“She never acts like this”, my team pleaded with me. It was the 5th of July and after a night of “bombs bursting in air”, a Shepherd named Bella was primed and ready to fight or flight. Not the best day to meet a new volunteer.
Antecedents refer to the events, conditions, or stimuli that occur prior to the dog bite. They can include environmental factors, such as the presence of other animals, unfamiliar surroundings, or in Bella’s case, fireworks. Additionally, antecedents may involve human behavior, such as approaching the dog abruptly, invading its personal space, or mishandling. Take into consideration the dog's perceived level of stress or fear.
By identifying and analyzing the antecedents, we can uncover potential triggers, stacking triggers or warning signs that contributed to the bite. This information is crucial for not only fairly evaluating the dog in question, but in developing effective strategies to prevent future incidents and ensure the safety of both dogs and humans.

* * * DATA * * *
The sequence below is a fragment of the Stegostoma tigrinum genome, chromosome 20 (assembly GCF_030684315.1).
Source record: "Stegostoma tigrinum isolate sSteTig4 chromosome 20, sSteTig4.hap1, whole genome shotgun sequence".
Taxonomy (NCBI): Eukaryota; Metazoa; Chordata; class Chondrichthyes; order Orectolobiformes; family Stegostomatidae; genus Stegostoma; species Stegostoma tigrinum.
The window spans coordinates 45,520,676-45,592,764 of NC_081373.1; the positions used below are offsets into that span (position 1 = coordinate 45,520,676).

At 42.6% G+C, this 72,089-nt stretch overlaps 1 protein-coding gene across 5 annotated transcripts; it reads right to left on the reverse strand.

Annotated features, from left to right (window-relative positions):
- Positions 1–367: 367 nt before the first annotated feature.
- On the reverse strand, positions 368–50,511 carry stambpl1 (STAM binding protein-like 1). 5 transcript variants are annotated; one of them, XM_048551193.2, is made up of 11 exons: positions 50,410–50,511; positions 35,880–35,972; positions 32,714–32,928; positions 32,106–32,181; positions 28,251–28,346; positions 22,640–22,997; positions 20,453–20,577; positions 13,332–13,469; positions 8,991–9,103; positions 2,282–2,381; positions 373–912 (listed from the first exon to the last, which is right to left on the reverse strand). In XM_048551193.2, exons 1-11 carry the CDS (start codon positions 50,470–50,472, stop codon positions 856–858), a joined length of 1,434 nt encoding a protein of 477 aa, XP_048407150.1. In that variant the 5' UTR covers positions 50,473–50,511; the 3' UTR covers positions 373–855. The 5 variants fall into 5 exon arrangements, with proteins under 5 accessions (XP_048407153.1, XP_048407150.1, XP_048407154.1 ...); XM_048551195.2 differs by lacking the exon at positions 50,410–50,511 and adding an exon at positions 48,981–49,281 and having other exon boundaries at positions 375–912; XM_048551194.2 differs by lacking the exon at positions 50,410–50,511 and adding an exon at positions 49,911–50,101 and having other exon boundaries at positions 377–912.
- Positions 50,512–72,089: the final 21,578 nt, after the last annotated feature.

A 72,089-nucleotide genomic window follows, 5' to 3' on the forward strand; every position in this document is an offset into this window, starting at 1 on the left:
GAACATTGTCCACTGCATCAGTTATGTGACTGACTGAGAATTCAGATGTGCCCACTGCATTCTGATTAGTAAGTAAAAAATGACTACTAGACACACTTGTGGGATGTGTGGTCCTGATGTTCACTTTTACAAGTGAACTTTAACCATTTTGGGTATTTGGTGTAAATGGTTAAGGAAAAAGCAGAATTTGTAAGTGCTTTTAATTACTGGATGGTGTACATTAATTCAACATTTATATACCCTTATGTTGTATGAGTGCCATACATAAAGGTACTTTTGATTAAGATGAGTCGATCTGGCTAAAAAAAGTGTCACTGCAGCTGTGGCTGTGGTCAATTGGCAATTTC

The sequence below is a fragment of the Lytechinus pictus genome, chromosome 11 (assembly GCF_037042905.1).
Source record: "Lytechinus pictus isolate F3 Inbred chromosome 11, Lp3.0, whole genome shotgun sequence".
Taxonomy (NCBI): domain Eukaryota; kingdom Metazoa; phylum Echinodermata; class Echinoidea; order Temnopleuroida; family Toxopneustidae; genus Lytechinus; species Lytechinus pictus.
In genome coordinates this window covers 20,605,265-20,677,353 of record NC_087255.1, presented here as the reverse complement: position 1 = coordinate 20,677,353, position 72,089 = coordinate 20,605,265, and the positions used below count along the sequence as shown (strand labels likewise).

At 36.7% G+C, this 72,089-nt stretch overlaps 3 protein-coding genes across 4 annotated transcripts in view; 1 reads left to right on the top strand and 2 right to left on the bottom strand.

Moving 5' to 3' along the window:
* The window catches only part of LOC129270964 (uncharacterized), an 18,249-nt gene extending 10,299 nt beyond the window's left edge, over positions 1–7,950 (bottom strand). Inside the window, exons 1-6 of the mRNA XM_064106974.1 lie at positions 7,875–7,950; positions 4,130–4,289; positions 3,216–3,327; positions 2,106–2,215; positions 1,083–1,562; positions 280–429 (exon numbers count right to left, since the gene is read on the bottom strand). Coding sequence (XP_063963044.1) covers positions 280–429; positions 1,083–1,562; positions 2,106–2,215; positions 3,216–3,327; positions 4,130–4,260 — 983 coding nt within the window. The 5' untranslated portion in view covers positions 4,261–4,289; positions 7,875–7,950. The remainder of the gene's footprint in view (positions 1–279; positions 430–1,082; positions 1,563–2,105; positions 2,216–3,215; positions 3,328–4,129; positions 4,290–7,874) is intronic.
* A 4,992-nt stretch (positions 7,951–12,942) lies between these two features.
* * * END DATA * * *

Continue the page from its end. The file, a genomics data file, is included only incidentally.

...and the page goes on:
To thoroughly evaluate the antecedents, it is important to gather comprehensive information from witnesses, owners, and any available records. Documenting the circumstances leading up to the bite, including the time, location, individuals involved, and any notable events, will aid in determining the context and potential contributing factors. Available records can be anything from a recent notation in the medical log about that particular dog, to surveillance footage of the incident. Dogs seldom bite for no reason so leave no stone unturned.
Step 2 - Predictability